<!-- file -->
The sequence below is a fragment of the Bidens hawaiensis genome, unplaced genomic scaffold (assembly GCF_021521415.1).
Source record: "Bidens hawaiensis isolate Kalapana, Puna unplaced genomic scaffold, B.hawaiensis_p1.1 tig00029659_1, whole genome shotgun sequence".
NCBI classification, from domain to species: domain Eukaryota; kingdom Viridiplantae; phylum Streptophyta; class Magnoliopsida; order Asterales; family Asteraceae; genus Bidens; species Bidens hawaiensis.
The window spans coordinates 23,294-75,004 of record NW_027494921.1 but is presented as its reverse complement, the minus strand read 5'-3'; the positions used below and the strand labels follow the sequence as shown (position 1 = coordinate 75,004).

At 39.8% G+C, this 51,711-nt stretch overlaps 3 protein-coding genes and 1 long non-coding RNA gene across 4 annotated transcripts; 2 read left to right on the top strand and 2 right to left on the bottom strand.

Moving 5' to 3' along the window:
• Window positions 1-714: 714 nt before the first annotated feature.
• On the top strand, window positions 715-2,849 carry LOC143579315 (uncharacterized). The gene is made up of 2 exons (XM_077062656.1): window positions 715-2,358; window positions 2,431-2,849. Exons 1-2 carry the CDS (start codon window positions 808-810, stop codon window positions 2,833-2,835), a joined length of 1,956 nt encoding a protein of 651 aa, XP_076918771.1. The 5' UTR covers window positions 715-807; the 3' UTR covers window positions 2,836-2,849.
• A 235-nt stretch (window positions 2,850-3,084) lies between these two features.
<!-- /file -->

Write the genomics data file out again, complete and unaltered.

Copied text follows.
The sequence below is a fragment of the Bidens hawaiensis genome, unplaced genomic scaffold (assembly GCF_021521415.1).
Source record: "Bidens hawaiensis isolate Kalapana, Puna unplaced genomic scaffold, B.hawaiensis_p1.1 tig00029659_1, whole genome shotgun sequence".
NCBI classification, from domain to species: domain Eukaryota; kingdom Viridiplantae; phylum Streptophyta; class Magnoliopsida; order Asterales; family Asteraceae; genus Bidens; species Bidens hawaiensis.
The window spans coordinates 23,294-75,004 of record NW_027494921.1 but is presented as its reverse complement, the minus strand read 5'-3'; the positions used below and the strand labels follow the sequence as shown (position 1 = coordinate 75,004).

At 39.8% G+C, this 51,711-nt stretch overlaps 3 protein-coding genes and 1 long non-coding RNA gene across 4 annotated transcripts; 2 read left to right on the top strand and 2 right to left on the bottom strand.

Moving 5' to 3' along the window:
• Window positions 1-714: 714 nt before the first annotated feature.
• On the top strand, window positions 715-2,849 carry LOC143579315 (uncharacterized). The gene is made up of 2 exons (XM_077062656.1): window positions 715-2,358; window positions 2,431-2,849. Exons 1-2 carry the CDS (start codon window positions 808-810, stop codon window positions 2,833-2,835), a joined length of 1,956 nt encoding a protein of 651 aa, XP_076918771.1. The 5' UTR covers window positions 715-807; the 3' UTR covers window positions 2,836-2,849.
• A 235-nt stretch (window positions 2,850-3,084) lies between these two features.